Tag Archives: autobiography

AGNOSTIC

If Harley Flanagan’s recent memoir (which, by the way, is an excellent read) whetted your appetite for further tales of fighting with found weaponry, godawful living conditions and a decidedly un-gentrified Lower East Side, then the news that Roger Miret’s book My Riot: Agnostic Front, Grit, Guts & Glory is set to arrive via Lesser Gods next August will cheer you up. Given that Miret’s story starts in Castro’s Cuba before the New York experiences, it’s the stuff of movies. In fact, the Kickstarter funded Agnostic Front documentary The Godfathers of Hardcore should be out around the same time as Miret’s autobiography. I’m addicted to these things — unlike those atrocious footy top boy and gobby UK gangster memoirs, NYHC books are anecdote after anecdote of confrontations and tear ups with a bit of heart behind them. As a bonus, Miret also seems to have obtained a foreword by no less than Phil Anselmo too.

RALPH LAUREN’S AUTOBIOGRAPHY

Almost a year after Tommy Hilfiger’s memoir American Dreamer comes out, it would seem that we’re getting a Ralph Lauren autobiography. Releasing next September via Simon & Schuster to coincide with the company’s 50th anniversary, my earlier speculation about whether the Alan Flusser Lauren book that drops the same month was going to be an autobiography was wrong. Just as 2016 spawned two Lo-Life books, 2017 is going to be all about publications regarding the man himself. Hopefully, just as Phil Knight’s Shoe Dog offered personal insight that complimented the unauthorised Swoosh perfectly, hopefully this one will be as interesting as the almost authorised Genuine Article. In the meantime, YouTube user Tenaciously Procrastinate’s upload of Ralph’s 1993 Charlie Rose appearance is worth watching.

TOMMY’S AUTOBIOGRAPHY

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It’s good to hear that Tommy Hilfiger’s memoir is dropping at the end of this year. American Dreamer: My Life in Fashion and Business is going to be published by Ballantine on October 16th and promises to be a definitive, despite weighing in at a slim-sounding 240 pages. I’m hoping that it’s not the usual dumbed-down, reiterate-a-point business book, because I want at least 10 pages on his time spent designing Coca-Cola clothing and at least a chapter on the moment when he spotted Puba and his boys clad in XXL Hilfiger gear at JFK airport and got his brother Andy to make the introduction. Continue reading TOMMY’S AUTOBIOGRAPHY

RAP BOOKS

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It’s been a minute since I bought a regular rap magazine, but I’m still buying hip-hop related books like a fiend. Scarface’s recent autobiography was an ultra-downbeat read, but a worthy one (I was pleased to see that have hated the cover art to Geto Boys’ Da Good da Bad & da Ugly as much as I did) that’s a fine accompaniment to Prodigy’s book (still the ultimate hip-hop bio) and the Q-Tip, Lil’ Kim and Benzino memoirs seem to have vanished from the release schedules after a on-off wait of almost Rawkus Kool G or Heltah Skeltah-like levels. The one that I’m ultra hyped for is the Nas autobiography, It Ain’t Hard to Tell: A Memoir, which, according to Amazon and the publisher, Simon and Schuster, drops later this year, on November 10th — four years after its announcement caused some brief blog fuss. Rap books get delayed even harder than the damn albums, but if Nasir Jones opts to make like P and pull no punches, it’s going to be a classic. In the interim, I’ll probably pick up the Luther Campbell, Buck 65 and Kevin Powell books in coming months, but there’s one extra volume with some serious potential — Rap Tees: A Collection of Hip Hop T-Shirts 1980-2000 by collector and connoisseur DJ Ross One, which drops on Powerhouse in October. Promising hundreds of promo, bootleg and concert shirts representing Sugarhill, EPMD, the Wu, BDP, 2Pac and everyone else, the Screen Stars style cover art has me sold on it already. This kind of archive is my idea of heaven — if somebody gathers the rap promo sticker collection of an OG like Jules Gayton and publishes it, I’ll be in heaven. On the Scarface front, the impending existence of a 33 1/3 book completely dedicated to The Geto Boys, thanks to travel writer and New Yorker contributor Rolf Potts, is something to celebrate too.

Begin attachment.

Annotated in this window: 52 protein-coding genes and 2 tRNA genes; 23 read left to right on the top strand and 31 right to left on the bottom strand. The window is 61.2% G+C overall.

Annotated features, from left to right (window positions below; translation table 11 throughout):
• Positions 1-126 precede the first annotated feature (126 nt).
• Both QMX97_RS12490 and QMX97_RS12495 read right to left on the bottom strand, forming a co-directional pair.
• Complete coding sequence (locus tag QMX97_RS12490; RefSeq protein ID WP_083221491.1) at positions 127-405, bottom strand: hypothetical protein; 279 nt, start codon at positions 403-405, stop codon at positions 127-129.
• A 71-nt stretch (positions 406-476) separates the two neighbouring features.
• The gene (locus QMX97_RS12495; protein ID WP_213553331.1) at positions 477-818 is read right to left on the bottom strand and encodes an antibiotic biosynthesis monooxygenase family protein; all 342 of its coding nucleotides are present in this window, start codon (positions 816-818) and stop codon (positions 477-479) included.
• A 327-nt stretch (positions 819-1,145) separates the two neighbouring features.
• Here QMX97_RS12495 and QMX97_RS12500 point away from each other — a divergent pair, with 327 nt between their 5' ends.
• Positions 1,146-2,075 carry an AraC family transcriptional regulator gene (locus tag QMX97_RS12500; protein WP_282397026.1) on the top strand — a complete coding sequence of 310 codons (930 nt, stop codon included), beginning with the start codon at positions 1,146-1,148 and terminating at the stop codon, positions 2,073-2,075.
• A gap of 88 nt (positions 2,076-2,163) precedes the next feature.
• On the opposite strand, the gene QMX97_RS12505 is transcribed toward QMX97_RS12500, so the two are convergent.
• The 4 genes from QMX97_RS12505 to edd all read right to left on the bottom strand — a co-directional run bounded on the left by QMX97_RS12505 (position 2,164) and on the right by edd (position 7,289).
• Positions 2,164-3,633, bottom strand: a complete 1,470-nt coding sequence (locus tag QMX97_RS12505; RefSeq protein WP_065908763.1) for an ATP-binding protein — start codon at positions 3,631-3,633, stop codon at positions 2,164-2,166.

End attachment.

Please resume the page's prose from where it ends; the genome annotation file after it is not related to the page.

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MEMOIRS

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First things first — Robbie at Unkut just upped a photo of Showbiz that proves he was very much about that life pre-Rap. The gold, the white Reeboks on his feet, the Dapper Dan gear, the blue AF1s, the Air Max 1s, the adidas and the multiple Air Force IIIs indicate that Show was making some steady revenue circa 1988. Bronx kept creating that cash. This is the best photo I’ve seen since the 1990 Sports Illustrated shot of Steve Smith and friends cleaning enviable footwear when 15 pairs of flagship releases seemed like some Sheikh-level power move. This October 1991 Tim “Original armshouse lick for the girly-girl crew on that rammajammer tip, for the punani mechanics!” Westwood ragga set that Random Rap Radio recently shared is a perfect soundtrack to browsing those images — if the combination doesn’t inspire you in one way or another, then there’s nothing left for you in this world.